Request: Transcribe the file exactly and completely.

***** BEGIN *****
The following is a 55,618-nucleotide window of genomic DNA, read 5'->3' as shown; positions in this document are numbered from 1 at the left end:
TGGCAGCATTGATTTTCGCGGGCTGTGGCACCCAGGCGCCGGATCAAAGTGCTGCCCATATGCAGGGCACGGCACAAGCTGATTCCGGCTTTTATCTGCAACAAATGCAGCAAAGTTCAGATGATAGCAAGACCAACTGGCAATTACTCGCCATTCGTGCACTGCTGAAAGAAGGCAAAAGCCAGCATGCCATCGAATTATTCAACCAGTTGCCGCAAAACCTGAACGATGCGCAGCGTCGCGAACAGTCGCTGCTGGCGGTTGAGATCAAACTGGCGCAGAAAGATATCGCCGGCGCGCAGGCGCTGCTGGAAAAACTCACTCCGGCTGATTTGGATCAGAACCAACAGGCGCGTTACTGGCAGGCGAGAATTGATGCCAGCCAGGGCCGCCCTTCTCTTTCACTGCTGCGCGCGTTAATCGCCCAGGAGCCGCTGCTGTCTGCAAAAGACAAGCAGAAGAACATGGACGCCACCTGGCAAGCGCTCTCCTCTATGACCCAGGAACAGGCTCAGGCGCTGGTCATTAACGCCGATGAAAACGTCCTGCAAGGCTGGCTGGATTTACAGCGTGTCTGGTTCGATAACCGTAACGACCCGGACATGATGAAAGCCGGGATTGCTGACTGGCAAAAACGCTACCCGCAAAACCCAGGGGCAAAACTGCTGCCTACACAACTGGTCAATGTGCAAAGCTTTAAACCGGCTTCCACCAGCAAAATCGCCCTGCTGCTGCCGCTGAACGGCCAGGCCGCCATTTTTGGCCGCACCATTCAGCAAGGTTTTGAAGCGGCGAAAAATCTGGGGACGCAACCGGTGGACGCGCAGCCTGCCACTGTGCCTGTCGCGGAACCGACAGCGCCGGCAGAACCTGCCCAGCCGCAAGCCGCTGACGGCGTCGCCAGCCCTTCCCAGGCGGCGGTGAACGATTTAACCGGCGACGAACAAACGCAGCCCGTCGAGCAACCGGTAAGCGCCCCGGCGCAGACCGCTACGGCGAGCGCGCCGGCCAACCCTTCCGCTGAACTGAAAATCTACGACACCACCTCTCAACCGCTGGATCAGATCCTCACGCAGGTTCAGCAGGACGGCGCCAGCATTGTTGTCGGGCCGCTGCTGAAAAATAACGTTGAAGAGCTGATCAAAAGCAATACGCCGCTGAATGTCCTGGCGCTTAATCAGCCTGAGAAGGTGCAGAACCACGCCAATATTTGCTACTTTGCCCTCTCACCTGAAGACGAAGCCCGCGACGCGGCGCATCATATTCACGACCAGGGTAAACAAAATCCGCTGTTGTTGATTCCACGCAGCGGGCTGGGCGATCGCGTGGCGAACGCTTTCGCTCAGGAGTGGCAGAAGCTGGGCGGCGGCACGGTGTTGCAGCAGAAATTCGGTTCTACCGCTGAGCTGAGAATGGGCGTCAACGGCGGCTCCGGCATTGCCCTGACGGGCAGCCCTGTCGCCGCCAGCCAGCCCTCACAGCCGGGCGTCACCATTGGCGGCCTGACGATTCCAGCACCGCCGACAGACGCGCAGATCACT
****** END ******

The following is a 55,618-nucleotide window of genomic DNA, read 5'->3' as shown; positions in this document are numbered from 1 at the left end:
TGGCAGCATTGATTTTCGCGGGCTGTGGCACCCAGGCGCCGGATCAAAGTGCTGCCCATATGCAGGGCACGGCACAAGCTGATTCCGGCTTTTATCTGCAACAAATGCAGCAAAGTTCAGATGATAGCAAGACCAACTGGCAATTACTCGCCATTCGTGCACTGCTGAAAGAAGGCAAAAGCCAGCATGCCATCGAATTATTCAACCAGTTGCCGCAAAACCTGAACGATGCGCAGCGTCGCGAACAGTCGCTGCTGGCGGTTGAGATCAAACTGGCGCAGAAAGATATCGCCGGCGCGCAGGCGCTGCTGGAAAAACTCACTCCGGCTGATTTGGATCAGAACCAACAGGCGCGTTACTGGCAGGCGAGAATTGATGCCAGCCAGGGCCGCCCTTCTCTTTCACTGCTGCGCGCGTTAATCGCCCAGGAGCCGCTGCTGTCTGCAAAAGACAAGCAGAAGAACATGGACGCCACCTGGCAAGCGCTCTCCTCTATGACCCAGGAACAGGCTCAGGCGCTGGTCATTAACGCCGATGAAAACGTCCTGCAAGGCTGGCTGGATTTACAGCGTGTCTGGTTCGATAACCGTAACGACCCGGACATGATGAAAGCCGGGATTGCTGACTGGCAAAAACGCTACCCGCAAAACCCAGGGGCAAAACTGCTGCCTACACAACTGGTCAATGTGCAAAGCTTTAAACCGGCTTCCACCAGCAAAATCGCCCTGCTGCTGCCGCTGAACGGCCAGGCCGCCATTTTTGGCCGCACCATTCAGCAAGGTTTTGAAGCGGCGAAAAATCTGGGGACGCAACCGGTGGACGCGCAGCCTGCCACTGTGCCTGTCGCGGAACCGACAGCGCCGGCAGAACCTGCCCAGCCGCAAGCCGCTGACGGCGTCGCCAGCCCTTCCCAGGCGGCGGTGAACGATTTAACCGGCGACGAACAAACGCAGCCCGTCGAGCAACCGGTAAGCGCCCCGGCGCAGACCGCTACGGCGAGCGCGCCGGCCAACCCTTCCGCTGAACTGAAAATCTACGACACCACCTCTCAACCGCTGGATCAGATCCTCACGCAGGTTCAGCAGGACGGCGCCAGCATTGTTGTCGGGCCGCTGCTGAAAAATAACGTTGAAGAGCTGATCAAAAGCAATACGCCGCTGAATGTCCTGGCGCTTAATCAGCCTGAGAAGGTGCAGAACCACGCCAATATTTGCTACTTTGCCCTCTCACCTGAAGACGAAGCCCGCGACGCGGCGCATCATATTCACGACCAGGGTAAACAAAATCCGCTGTTGTTGATTCCACGCAGCGGGCTGGGCGATCGCGTGGCGAACGCTTTCGCTCAGGAGTGGCAGAAGCTGGGCGGCGGCACGGTGTTGCAGCAGAAATTCGGTTCTACCGCTGAGCTGAGAATGGGCGTCAACGGCGGCTCCGGCATTGCCCTGACGGGCAGCCCTGTCGCCGCCAGCCAGCCCTCACAGCCGGGCGTCACCATTGGCGGCCTGACGATTCCAGCACCGCCGACAGACGCGCAGATCACT